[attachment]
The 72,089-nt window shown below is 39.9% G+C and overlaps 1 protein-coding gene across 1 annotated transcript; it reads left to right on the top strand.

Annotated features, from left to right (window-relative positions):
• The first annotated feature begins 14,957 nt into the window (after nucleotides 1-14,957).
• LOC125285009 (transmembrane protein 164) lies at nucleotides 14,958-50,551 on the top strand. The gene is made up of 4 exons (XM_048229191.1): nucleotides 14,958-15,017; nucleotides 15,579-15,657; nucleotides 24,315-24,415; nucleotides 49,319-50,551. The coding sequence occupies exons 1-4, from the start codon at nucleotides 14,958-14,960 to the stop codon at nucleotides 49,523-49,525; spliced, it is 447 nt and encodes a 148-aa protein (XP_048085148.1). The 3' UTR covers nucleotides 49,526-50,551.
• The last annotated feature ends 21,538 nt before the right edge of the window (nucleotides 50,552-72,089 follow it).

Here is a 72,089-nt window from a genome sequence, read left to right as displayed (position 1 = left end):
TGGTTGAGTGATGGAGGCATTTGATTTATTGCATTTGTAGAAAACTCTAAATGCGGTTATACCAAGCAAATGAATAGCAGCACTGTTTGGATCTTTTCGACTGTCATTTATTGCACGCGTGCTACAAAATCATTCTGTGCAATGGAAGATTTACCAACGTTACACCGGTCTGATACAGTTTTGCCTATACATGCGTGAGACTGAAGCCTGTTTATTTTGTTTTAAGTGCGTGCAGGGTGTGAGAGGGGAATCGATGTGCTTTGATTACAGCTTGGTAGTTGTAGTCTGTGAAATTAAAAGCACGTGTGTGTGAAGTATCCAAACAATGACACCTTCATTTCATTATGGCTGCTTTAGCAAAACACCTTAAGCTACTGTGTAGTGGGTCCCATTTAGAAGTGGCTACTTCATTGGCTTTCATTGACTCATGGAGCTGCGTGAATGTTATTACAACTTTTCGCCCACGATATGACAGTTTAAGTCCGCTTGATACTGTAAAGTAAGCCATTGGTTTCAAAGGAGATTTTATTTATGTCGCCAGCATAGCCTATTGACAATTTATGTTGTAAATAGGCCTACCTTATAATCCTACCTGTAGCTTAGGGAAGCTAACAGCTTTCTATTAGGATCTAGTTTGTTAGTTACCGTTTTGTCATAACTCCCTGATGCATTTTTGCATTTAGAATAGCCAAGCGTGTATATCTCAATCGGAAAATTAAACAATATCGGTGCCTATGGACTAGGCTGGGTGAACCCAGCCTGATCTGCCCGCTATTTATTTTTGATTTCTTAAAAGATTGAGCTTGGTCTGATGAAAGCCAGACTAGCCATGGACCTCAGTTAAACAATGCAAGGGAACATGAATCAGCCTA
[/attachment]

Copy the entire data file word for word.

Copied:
The 72,089-nt window shown below is 39.9% G+C and overlaps 1 protein-coding gene across 1 annotated transcript; it reads left to right on the top strand.

Annotated features, from left to right (window-relative positions):
• The first annotated feature begins 14,957 nt into the window (after nucleotides 1-14,957).
• LOC125285009 (transmembrane protein 164) lies at nucleotides 14,958-50,551 on the top strand. The gene is made up of 4 exons (XM_048229191.1): nucleotides 14,958-15,017; nucleotides 15,579-15,657; nucleotides 24,315-24,415; nucleotides 49,319-50,551. The coding sequence occupies exons 1-4, from the start codon at nucleotides 14,958-14,960 to the stop codon at nucleotides 49,523-49,525; spliced, it is 447 nt and encodes a 148-aa protein (XP_048085148.1). The 3' UTR covers nucleotides 49,526-50,551.
• The last annotated feature ends 21,538 nt before the right edge of the window (nucleotides 50,552-72,089 follow it).

Here is a 72,089-nt window from a genome sequence, read left to right as displayed (position 1 = left end):
TGGTTGAGTGATGGAGGCATTTGATTTATTGCATTTGTAGAAAACTCTAAATGCGGTTATACCAAGCAAATGAATAGCAGCACTGTTTGGATCTTTTCGACTGTCATTTATTGCACGCGTGCTACAAAATCATTCTGTGCAATGGAAGATTTACCAACGTTACACCGGTCTGATACAGTTTTGCCTATACATGCGTGAGACTGAAGCCTGTTTATTTTGTTTTAAGTGCGTGCAGGGTGTGAGAGGGGAATCGATGTGCTTTGATTACAGCTTGGTAGTTGTAGTCTGTGAAATTAAAAGCACGTGTGTGTGAAGTATCCAAACAATGACACCTTCATTTCATTATGGCTGCTTTAGCAAAACACCTTAAGCTACTGTGTAGTGGGTCCCATTTAGAAGTGGCTACTTCATTGGCTTTCATTGACTCATGGAGCTGCGTGAATGTTATTACAACTTTTCGCCCACGATATGACAGTTTAAGTCCGCTTGATACTGTAAAGTAAGCCATTGGTTTCAAAGGAGATTTTATTTATGTCGCCAGCATAGCCTATTGACAATTTATGTTGTAAATAGGCCTACCTTATAATCCTACCTGTAGCTTAGGGAAGCTAACAGCTTTCTATTAGGATCTAGTTTGTTAGTTACCGTTTTGTCATAACTCCCTGATGCATTTTTGCATTTAGAATAGCCAAGCGTGTATATCTCAATCGGAAAATTAAACAATATCGGTGCCTATGGACTAGGCTGGGTGAACCCAGCCTGATCTGCCCGCTATTTATTTTTGATTTCTTAAAAGATTGAGCTTGGTCTGATGAAAGCCAGACTAGCCATGGACCTCAGTTAAACAATGCAAGGGAACATGAATCAGCCTA